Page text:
Introduction Every product goes through a set of steps and process before it is being made a final product. A product is a result of careful evaluation of each process and decision making at every process level. This paper intends to explain the relevance of a decision making model and product development process with the example of Toyota Prius. Steps and Factors considered Idea Generation: The evolution of the revolutionary car Toyota Prius dates back to 1993 when the then Chairman of the company came up with a concern of the future of automobiles.
The sole idea of the chairman and other team members from the company thereafter was to develop a car that could be sold on a very large scale and that can deliver better fuel economy. Concept Development: Based on the idea of fuel economy and affordability, the project G21 was kick started in the Toyota stable. The team initially focussed on improving the existing technology so as to improve the fuel efficiency. But the head of the team was not satisfied by extending the existing technology.
It was his decision that something new should be introduced for this project. He discussed about the possibility of a hybrid technology. Soon after putting forward the idea of a hybrid car, Wada, the chairman instructed the engineers to develop a concept car for the 1995 Tokyo Motor Show. The inherent disadvantage of a hybrid car was its higher retail cost. This was a problem that the concept faced at the concept stage. But in order to compensate this Wada instructed that the team work on developing the fuel efficiency by significant percentage.
The concept was named Prius. Prototypes & Testing: Prius underwent a testing of various engine prototypes before it settled down for its present technology. “The team went through 80 alternatives before narrowing the list to four, based largely on fuel efficiency. ” (Taylor, 2006) Several problems such as heat, noise, cost etc. were the major factors considered by the team while selecting the alternatives. Based on evaluation of various alternatives, Toyota settled down for the alternative that optimized fuel efficiency and cost. In 1995 Toyota set the time frame for rolling out the product by 1998.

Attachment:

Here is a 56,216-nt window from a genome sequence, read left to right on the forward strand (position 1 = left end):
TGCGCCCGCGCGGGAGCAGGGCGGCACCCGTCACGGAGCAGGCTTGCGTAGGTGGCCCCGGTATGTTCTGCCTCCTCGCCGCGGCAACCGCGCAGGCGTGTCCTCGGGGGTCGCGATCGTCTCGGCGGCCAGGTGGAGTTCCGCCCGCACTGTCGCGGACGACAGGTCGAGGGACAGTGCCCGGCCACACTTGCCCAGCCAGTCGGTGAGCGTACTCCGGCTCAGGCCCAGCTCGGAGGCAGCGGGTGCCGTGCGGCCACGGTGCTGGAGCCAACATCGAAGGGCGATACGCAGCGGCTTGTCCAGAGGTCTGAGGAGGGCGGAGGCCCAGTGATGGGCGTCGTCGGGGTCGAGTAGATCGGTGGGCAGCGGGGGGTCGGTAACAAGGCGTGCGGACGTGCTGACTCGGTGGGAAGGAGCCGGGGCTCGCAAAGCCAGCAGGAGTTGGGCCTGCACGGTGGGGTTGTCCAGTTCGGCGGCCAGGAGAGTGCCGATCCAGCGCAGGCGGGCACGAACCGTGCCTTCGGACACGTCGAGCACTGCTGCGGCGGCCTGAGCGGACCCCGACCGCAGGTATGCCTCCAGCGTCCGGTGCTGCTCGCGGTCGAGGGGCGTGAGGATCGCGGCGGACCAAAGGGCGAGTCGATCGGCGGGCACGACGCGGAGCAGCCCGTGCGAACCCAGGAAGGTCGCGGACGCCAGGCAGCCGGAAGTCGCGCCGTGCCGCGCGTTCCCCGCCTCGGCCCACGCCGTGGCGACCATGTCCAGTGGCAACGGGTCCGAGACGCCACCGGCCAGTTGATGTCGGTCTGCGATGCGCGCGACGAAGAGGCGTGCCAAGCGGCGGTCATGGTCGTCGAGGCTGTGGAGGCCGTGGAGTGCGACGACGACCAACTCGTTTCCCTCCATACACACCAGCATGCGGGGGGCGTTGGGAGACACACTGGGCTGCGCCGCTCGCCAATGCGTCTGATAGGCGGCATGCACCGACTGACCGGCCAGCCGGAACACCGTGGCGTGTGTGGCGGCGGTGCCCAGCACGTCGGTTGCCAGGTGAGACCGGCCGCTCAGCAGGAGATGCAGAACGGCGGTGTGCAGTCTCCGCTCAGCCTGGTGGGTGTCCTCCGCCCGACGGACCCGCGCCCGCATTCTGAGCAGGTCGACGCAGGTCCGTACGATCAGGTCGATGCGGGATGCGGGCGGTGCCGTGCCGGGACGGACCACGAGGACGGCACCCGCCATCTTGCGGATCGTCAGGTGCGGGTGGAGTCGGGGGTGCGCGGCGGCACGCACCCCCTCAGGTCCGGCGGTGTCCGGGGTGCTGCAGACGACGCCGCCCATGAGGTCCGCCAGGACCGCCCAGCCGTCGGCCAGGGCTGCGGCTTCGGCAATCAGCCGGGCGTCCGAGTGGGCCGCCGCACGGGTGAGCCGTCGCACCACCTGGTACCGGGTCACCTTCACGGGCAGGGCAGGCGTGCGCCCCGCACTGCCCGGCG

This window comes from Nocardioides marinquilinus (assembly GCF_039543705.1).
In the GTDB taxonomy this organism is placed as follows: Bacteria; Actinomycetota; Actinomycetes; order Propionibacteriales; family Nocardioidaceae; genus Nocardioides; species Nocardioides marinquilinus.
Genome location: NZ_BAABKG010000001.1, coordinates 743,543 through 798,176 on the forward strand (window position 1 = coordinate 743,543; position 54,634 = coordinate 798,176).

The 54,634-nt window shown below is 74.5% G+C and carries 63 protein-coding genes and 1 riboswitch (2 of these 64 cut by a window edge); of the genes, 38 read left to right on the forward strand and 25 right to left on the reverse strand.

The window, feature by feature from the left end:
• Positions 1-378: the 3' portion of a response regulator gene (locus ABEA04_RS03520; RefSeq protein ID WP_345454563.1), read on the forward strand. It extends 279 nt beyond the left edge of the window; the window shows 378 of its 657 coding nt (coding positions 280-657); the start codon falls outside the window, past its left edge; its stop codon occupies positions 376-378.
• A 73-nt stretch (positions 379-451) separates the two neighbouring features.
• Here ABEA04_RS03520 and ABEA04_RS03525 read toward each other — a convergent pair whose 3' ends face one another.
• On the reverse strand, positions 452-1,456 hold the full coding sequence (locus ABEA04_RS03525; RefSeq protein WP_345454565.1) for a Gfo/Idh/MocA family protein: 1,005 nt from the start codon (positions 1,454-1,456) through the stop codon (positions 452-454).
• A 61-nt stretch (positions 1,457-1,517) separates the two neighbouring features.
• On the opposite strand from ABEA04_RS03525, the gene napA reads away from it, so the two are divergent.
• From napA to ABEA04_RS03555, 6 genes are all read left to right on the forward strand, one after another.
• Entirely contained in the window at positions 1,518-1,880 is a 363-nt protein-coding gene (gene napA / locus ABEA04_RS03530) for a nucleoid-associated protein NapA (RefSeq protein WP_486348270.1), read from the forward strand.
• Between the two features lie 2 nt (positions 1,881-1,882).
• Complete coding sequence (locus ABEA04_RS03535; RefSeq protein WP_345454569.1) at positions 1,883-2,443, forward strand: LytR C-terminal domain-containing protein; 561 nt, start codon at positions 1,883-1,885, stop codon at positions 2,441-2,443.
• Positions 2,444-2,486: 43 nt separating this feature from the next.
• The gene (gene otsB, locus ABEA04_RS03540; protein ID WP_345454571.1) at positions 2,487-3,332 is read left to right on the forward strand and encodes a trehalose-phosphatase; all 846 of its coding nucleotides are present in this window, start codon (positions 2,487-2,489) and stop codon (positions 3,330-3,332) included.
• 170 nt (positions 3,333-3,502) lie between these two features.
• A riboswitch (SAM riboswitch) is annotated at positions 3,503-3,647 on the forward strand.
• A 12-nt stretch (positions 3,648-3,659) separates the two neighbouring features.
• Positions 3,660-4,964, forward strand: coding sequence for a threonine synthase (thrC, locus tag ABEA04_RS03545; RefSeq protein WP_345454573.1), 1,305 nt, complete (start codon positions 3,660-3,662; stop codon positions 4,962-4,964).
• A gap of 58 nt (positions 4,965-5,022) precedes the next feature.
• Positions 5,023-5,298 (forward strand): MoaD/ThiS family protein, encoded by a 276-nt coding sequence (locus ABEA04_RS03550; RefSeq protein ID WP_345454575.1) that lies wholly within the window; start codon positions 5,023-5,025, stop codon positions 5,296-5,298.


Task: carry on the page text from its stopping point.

Product Design: This was a crucial step in the development stage. Time was the major constraint that the engineers faced during this stage. The design team had only three weeks of time where the industrial average for such a stage is up to three months. Despite the limited time frame, the team was able to develop the design in two weeks. But the major issue that happened in this stage was the engine problems during extreme temperatures. The team had only limited time towards the launch deadline.
Equipping the engine for extreme climates was the major challenge in this stage. But the design team dealt with the issue one at a time and every engine glitches were fixed. The product was able to achieve the planned 100% increase in fuel efficiency. Marketing: Marketing Prius was another biggest challenge that Toyota had. Based on the research reports that were conducted in the U. S. before 1995, the general attitudes towards hybrid cars were slightly indifferent. Hybrid being a new concept was the major reason for this attitude.
Market surveys revealed that fuel economy alone did not convince the customers about the product and premium pricing. Supporting its higher price tag was a major challenge that the marketing team had to consider. This is when the team decided to capitalize on the emission norms prevalent in the country. Things worked out well when the company started to focus on environment safety. Another major challenge for the company was to identify the target customers. Since this was a new concept Toyota wasn’t sure as to whom would the actual buyers be.